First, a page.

December 10, 2009
Women in Scotland County Don’t Need to Fear New Mammogram Recommendations
When a federal task force recently announced its new breast cancer screening guidelines, women in Memphis and around the nation were left wondering what to do.
The uproar came from the U.S. Preventive Services Task Force suggestion that women under the age of 50 didn’t need mammograms. Women aged 50 to 74 are now advised to get mammograms every two years. These changes reversed the recommendations the task force made in 2002, which stated women should begin getting annual mammograms at age 40. After reviewing the data, the task force concluded that the risks such as false alarms, anxiety, and unneeded medical tests outweighed the benefits of screening before the age of 50.
The U.S. Preventive Services Task Force is an independent panel of 16 health care experts. The panelists review medical data and develop recommendations for doctors, insurance companies and policy makers.
Not everyone agrees with the task force’s new guidelines. The American Cancer Society, American College of Obstetricians and Gynecologists, and Susan G. Komen for the Cure continue to support the old standard of getting annual mammograms starting at age 40. Breast cancer survivors and advocates also raised an outcry about the potential negative impacts of delayed screening. Another concern is that the recommendations would cause insurance companies to restrict their coverage to women 50 and older.
However, for years nations such as Canada, England and France have recommended screening starting at age 50. It should be noted that the United States currently has the highest rate of breast cancer survivorship in the world.
“The recommendations we’ve used for the last decade have been extraordinarily successful in detecting breast cancers earlier and starting appropriate treatment sooner,” said Professor Jane Armer, Ph.D., RN, MU Sinclair School of Nursing, and a researcher in post-breast cancer survivorship. “Changes to current screening recommendations need to be made carefully with full awareness of possible consequences in delayed breast cancer diagnosis among women.”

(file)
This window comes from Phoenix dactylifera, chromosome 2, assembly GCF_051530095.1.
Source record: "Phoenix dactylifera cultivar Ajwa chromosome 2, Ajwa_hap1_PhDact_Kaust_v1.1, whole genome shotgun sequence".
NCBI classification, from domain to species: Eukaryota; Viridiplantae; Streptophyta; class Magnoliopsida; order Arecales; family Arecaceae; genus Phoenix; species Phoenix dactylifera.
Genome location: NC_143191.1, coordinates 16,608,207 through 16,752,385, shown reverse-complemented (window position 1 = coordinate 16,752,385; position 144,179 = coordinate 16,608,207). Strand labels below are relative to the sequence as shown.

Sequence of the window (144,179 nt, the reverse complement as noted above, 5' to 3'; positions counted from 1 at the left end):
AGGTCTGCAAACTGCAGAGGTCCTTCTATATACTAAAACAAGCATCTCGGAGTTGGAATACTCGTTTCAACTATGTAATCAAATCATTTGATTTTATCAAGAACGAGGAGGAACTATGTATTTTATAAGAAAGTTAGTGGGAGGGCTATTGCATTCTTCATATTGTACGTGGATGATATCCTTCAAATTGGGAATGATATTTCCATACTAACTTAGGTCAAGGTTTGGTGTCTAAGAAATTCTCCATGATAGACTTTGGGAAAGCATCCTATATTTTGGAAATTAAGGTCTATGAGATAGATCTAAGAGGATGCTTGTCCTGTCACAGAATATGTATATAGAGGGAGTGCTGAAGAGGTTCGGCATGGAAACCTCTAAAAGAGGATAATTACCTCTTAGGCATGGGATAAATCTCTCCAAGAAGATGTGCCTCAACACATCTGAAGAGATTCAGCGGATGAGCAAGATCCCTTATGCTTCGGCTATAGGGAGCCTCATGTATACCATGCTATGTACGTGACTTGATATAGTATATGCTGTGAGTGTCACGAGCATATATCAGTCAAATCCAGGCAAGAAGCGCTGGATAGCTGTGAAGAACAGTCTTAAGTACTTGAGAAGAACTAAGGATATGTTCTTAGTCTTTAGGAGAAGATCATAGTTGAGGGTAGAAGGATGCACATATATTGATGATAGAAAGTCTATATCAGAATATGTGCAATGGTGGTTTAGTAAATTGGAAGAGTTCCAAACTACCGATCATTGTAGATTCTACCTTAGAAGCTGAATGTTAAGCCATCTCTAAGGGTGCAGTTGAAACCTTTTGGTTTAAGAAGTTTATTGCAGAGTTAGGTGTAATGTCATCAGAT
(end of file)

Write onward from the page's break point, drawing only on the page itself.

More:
Armer added that earlier detection and advances in treatment has lowered number of deaths even as the number of women diagnosed with breast cancer has risen.
Dr. Diana Petitti, vice chair of the task force, said in a statement that starting at age 40, women were advised to “make an appointment with their doctors and discuss the benefits and harms of having a mammogram now versus waiting until age 50.” All of these guidelines only apply to those women with no family histories or risk factors that would lead to a higher rate of breast cancer.
Breast cancer is the most commonly diagnosed cancer in the United States and in Missouri. According to the American Cancer Society, in 2008 it was estimated that there would be 3,810 new cases of breast cancer and 890 deaths in Missouri. In Scotland County, from 1997 to 2005, 32 people were diagnosed with breast cancer. During a similar span from 1996 to 2006, 7 people in Scotland County died from breast cancer.
For those women concerned about how to pay for breast cancer screening, there are programs available. Medicare is one of those programs. Women with Medicare that are 35- to 39-years old are covered for one baseline mammogram. Women 40 and older with Medicare are covered for an annual screening mammogram. A doctor’s prescription or referral is not necessary for Medicare payment.
Those without private insurance or Medicare may qualify for Missouri’s Show Me Healthy Women program. This program provides free breast and cervical cancer screenings to age- and income-eligible women. In addition, those diagnosed with breast or cervical cancer through this program will receive support for cancer treatment. In Scotland County there is one breast and cervical cancer provider. To find the provider closest to you, go to: http://www.dhss.mo.gov/BreastCervCancer/ProviderList/SCOTLAND.html.
The key messages Health Literacy Missouri advises women to remember on the issue of breast cancer screening are:
* Be familiar with your own breasts so you can recognize changes in them
* Talk to your doctor about your individual and family histories
* Ask your doctor questions
* Make the decision that’s right for you regardless of your age.
For more information about the services in your area, contact the Missouri Department of Health and Senior Services or go to: http://www.dhss.mo.gov/BreastCervCancer/Eligibility.html.